I began to pass a runner here and there and once gone I would focus on the next ahead. Before long, the slight undulation of hills gave way to the shady section I had been aching for. I had now passed about ten of the people formerly in front of me and was hopefully zeroing in on more. What was nice was not that I was speeding up to do so (which could haunt me with so many more miles to go) but mainly keeping pace. I was hoping that the aid stations would suddenly become more prevalent and the water would have some ice in it but no luck. In addition, whatever the electrolyte drink provided was, I definitely realized one cup of it was more than enough.(Again, I understand the economics of electrolyte provision having seen every side of running but scrimping on this very important detail is just a major faux pus.)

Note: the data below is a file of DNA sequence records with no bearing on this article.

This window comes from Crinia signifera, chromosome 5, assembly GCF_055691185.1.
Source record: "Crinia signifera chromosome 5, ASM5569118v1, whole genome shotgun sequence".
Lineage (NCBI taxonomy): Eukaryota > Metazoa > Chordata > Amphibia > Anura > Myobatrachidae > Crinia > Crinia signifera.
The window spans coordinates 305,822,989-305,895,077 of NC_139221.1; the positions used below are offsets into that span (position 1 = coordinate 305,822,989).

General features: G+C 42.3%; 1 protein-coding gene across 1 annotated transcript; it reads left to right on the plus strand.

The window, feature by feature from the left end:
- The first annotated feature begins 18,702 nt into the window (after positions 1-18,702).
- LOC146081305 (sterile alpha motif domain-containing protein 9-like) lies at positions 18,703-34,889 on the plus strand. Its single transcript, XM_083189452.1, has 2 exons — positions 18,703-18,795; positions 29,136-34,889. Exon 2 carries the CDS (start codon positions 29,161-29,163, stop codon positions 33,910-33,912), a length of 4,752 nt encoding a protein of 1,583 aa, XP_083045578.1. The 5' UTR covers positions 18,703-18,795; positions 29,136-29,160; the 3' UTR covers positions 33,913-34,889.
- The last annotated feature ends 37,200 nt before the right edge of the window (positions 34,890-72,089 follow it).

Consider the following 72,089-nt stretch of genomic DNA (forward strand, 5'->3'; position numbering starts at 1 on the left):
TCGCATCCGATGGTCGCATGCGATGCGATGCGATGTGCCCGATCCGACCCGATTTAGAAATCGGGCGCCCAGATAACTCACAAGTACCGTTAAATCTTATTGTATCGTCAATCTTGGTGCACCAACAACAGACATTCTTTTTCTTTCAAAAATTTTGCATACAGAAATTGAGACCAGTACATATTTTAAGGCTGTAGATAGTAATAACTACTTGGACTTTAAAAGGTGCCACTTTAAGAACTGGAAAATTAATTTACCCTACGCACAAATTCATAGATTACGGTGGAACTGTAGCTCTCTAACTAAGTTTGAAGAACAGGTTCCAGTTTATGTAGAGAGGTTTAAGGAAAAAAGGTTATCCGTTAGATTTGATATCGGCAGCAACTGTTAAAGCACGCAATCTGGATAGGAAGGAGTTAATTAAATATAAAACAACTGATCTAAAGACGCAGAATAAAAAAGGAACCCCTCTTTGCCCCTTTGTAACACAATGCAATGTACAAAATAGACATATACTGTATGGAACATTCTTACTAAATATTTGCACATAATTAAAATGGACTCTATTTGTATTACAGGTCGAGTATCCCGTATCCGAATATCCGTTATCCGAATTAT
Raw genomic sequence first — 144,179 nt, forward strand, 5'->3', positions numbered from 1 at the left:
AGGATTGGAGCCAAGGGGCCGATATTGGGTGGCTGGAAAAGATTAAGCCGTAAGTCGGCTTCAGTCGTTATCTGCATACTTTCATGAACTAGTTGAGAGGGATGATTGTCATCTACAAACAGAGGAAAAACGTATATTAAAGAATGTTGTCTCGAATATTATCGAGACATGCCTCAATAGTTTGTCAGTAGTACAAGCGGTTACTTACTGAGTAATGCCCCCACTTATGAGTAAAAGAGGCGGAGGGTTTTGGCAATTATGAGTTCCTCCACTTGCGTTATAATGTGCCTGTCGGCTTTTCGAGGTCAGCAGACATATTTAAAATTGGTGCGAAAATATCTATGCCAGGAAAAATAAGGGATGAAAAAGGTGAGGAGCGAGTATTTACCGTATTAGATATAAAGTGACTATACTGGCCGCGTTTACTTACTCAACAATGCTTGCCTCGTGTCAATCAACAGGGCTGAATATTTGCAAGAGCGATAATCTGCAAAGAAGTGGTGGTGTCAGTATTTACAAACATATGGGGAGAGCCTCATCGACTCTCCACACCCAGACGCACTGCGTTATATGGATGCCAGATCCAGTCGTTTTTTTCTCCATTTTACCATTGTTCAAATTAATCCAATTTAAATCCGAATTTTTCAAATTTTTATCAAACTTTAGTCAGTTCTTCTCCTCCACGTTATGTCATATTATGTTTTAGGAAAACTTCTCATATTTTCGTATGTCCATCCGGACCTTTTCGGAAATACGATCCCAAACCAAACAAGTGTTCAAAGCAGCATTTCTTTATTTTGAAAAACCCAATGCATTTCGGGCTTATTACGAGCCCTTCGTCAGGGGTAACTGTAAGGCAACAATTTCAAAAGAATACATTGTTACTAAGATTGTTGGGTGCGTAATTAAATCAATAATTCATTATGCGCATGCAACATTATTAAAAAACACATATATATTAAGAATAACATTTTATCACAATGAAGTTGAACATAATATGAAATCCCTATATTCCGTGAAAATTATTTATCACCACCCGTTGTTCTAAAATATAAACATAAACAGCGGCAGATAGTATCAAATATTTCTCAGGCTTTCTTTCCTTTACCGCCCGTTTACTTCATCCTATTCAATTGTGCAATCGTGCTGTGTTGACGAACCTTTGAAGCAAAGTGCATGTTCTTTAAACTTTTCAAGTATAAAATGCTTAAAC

Leaving the shade and hitting the open road again, I assumed we would get a solid 9 miles of direct sunlight. However, a few clouds here and there provided surprisingly adequate shade as did a tree or two. A small half-mile out and back up a curving hill seemed as if it could have easily been avoided by just tacking that mileage onto the initial out and back at the beginning. I was told that the road went from paved to gravel but I am guessing that I would have preferred it to this section. That said, it was nice to see some of the runners in front of and behind me again as we began the last third of the race. Dean was getting too damn close. I couldn't let him catch me. Would never hear the end of that. He might actually blog. (Seriously, Dean, write more.)
I expected the small hills to take something out of me as I approached the 20th mile but two on-pace miles had me hoping for an excellent finish.
Heading home: 7:35, 7:26, 7:50, 7:21, 8:13, 7:18, 1:34